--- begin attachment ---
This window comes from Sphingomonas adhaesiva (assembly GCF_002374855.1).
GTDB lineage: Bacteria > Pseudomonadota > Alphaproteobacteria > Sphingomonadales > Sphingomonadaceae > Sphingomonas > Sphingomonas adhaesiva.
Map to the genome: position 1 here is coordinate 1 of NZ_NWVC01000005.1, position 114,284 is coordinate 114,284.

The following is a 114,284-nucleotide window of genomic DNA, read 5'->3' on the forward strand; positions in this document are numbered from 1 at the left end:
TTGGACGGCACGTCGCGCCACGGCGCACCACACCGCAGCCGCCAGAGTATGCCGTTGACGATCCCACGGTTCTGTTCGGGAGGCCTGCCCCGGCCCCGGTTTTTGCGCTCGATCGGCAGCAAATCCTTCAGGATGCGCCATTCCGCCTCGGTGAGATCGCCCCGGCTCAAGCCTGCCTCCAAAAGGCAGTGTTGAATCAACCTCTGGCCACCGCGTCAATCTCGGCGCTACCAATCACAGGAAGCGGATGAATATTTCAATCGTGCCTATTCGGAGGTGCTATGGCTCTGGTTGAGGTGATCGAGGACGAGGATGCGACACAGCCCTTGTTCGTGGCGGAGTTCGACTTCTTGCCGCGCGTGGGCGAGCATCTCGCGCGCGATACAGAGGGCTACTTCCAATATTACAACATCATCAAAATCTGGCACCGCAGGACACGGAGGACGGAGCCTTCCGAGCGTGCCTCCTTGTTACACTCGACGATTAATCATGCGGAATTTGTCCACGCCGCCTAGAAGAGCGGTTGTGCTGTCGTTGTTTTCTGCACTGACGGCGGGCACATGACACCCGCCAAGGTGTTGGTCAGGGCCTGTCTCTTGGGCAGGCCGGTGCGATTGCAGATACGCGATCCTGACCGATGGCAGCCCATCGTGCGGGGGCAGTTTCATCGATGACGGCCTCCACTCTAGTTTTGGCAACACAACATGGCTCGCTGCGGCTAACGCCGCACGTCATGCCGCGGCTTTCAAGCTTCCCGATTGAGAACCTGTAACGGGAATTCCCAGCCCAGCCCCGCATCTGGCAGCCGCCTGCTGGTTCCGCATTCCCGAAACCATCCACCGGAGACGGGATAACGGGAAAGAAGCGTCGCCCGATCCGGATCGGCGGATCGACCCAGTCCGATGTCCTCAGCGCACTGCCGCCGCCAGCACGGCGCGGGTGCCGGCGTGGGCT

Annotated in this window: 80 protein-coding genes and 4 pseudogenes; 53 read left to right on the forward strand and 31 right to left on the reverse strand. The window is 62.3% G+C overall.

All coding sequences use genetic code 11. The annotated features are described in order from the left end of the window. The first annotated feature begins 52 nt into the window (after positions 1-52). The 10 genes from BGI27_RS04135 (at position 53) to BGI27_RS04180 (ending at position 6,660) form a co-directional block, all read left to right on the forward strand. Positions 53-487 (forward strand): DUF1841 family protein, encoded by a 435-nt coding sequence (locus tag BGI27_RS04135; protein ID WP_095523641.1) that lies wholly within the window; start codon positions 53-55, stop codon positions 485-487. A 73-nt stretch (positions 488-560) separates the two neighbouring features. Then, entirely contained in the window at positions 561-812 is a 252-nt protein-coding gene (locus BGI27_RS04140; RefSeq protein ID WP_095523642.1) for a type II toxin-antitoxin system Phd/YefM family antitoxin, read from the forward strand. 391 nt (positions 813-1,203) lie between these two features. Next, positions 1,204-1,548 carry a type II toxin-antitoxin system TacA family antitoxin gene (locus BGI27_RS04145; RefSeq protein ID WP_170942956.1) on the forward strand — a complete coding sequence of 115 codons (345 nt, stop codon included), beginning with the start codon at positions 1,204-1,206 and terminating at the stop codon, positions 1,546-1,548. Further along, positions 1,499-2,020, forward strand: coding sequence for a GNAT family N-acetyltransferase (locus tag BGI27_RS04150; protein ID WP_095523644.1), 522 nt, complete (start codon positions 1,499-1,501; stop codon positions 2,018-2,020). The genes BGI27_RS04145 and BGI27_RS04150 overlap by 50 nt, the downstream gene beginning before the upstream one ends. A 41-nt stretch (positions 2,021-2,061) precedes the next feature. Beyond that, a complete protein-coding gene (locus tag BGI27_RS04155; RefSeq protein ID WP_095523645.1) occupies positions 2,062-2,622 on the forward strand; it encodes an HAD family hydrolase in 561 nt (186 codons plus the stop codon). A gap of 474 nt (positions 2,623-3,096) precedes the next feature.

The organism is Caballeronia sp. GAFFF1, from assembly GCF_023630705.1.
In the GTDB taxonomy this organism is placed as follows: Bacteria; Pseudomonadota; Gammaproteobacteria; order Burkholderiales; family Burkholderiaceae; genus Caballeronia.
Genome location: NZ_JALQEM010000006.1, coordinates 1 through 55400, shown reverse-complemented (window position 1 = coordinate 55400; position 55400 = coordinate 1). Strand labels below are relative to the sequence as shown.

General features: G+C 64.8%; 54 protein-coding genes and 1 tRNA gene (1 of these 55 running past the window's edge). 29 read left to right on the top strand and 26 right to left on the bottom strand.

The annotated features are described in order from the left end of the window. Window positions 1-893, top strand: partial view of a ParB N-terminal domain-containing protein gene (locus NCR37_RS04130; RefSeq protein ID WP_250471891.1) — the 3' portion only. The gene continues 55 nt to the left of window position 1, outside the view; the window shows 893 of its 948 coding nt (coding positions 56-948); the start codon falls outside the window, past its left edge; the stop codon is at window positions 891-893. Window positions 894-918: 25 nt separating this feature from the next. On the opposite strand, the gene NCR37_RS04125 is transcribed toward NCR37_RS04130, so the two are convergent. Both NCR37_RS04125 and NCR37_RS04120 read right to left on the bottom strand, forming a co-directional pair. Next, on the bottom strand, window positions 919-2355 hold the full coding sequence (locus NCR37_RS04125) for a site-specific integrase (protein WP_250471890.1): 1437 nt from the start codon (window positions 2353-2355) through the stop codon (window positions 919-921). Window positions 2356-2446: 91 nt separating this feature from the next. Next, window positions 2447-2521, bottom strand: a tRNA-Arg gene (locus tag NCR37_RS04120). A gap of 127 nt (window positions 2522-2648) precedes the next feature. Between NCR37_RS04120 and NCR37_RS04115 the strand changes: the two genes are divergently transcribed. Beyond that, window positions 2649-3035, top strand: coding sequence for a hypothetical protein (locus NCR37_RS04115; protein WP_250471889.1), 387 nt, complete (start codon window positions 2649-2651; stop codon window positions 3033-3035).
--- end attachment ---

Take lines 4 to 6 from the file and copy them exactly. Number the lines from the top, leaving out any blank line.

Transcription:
The following is a 114,284-nucleotide window of genomic DNA, read 5'->3' on the forward strand; positions in this document are numbered from 1 at the left end:
TTGGACGGCACGTCGCGCCACGGCGCACCACACCGCAGCCGCCAGAGTATGCCGTTGACGATCCCACGGTTCTGTTCGGGAGGCCTGCCCCGGCCCCGGTTTTTGCGCTCGATCGGCAGCAAATCCTTCAGGATGCGCCATTCCGCCTCGGTGAGATCGCCCCGGCTCAAGCCTGCCTCCAAAAGGCAGTGTTGAATCAACCTCTGGCCACCGCGTCAATCTCGGCGCTACCAATCACAGGAAGCGGATGAATATTTCAATCGTGCCTATTCGGAGGTGCTATGGCTCTGGTTGAGGTGATCGAGGACGAGGATGCGACACAGCCCTTGTTCGTGGCGGAGTTCGACTTCTTGCCGCGCGTGGGCGAGCATCTCGCGCGCGATACAGAGGGCTACTTCCAATATTACAACATCATCAAAATCTGGCACCGCAGGACACGGAGGACGGAGCCTTCCGAGCGTGCCTCCTTGTTACACTCGACGATTAATCATGCGGAATTTGTCCACGCCGCCTAGAAGAGCGGTTGTGCTGTCGTTGTTTTCTGCACTGACGGCGGGCACATGACACCCGCCAAGGTGTTGGTCAGGGCCTGTCTCTTGGGCAGGCCGGTGCGATTGCAGATACGCGATCCTGACCGATGGCAGCCCATCGTGCGGGGGCAGTTTCATCGATGACGGCCTCCACTCTAGTTTTGGCAACACAACATGGCTCGCTGCGGCTAACGCCGCACGTCATGCCGCGGCTTTCAAGCTTCCCGATTGAGAACCTGTAACGGGAATTCCCAGCCCAGCCCCGCATCTGGCAGCCGCCTGCTGGTTCCGCATTCCCGAAACCATCCACCGGAGACGGGATAACGGGAAAGAAGCGTCGCCCGATCCGGATCGGCGGATCGACCCAGTCCGATGTCCTCAGCGCACTGCCGCCGCCAGCACGGCGCGGGTGCCGGCGTGGGCT

Annotated in this window: 80 protein-coding genes and 4 pseudogenes; 53 read left to right on the forward strand and 31 right to left on the reverse strand. The window is 62.3% G+C overall.